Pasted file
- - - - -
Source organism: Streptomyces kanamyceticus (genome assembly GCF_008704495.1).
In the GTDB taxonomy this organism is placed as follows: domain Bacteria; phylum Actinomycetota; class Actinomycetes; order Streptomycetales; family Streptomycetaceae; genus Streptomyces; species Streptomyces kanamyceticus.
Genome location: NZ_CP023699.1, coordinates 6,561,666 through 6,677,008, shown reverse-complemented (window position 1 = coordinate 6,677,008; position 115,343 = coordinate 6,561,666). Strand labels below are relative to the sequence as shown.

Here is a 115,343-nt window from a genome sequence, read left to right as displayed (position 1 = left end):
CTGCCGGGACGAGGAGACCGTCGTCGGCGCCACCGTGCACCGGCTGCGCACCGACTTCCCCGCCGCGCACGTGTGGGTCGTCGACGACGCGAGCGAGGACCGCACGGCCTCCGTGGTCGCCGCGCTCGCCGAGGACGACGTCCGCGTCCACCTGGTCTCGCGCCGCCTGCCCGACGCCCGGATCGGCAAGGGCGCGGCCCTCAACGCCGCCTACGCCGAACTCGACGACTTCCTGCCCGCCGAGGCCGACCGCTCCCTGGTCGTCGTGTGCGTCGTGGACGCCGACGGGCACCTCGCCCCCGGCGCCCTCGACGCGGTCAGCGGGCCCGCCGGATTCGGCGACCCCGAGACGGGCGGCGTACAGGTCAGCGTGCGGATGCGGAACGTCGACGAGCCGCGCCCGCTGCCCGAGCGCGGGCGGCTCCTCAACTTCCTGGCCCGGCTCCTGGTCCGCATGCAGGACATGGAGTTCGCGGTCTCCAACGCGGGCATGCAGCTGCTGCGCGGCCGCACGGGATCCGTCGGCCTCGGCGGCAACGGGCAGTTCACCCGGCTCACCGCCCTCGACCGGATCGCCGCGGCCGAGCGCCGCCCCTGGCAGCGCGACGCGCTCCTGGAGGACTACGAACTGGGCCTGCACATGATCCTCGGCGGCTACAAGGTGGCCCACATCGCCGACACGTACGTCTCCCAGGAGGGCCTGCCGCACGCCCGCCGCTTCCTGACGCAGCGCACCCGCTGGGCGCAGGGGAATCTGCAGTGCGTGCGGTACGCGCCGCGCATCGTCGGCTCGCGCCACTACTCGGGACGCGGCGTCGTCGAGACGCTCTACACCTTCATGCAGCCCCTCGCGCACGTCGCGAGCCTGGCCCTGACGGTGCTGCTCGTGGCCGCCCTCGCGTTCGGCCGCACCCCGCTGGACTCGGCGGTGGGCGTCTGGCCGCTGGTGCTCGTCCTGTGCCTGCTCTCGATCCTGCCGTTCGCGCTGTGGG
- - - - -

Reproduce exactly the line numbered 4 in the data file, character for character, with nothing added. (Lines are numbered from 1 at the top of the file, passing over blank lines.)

Here is a 115,343-nt window from a genome sequence, read left to right as displayed (position 1 = left end):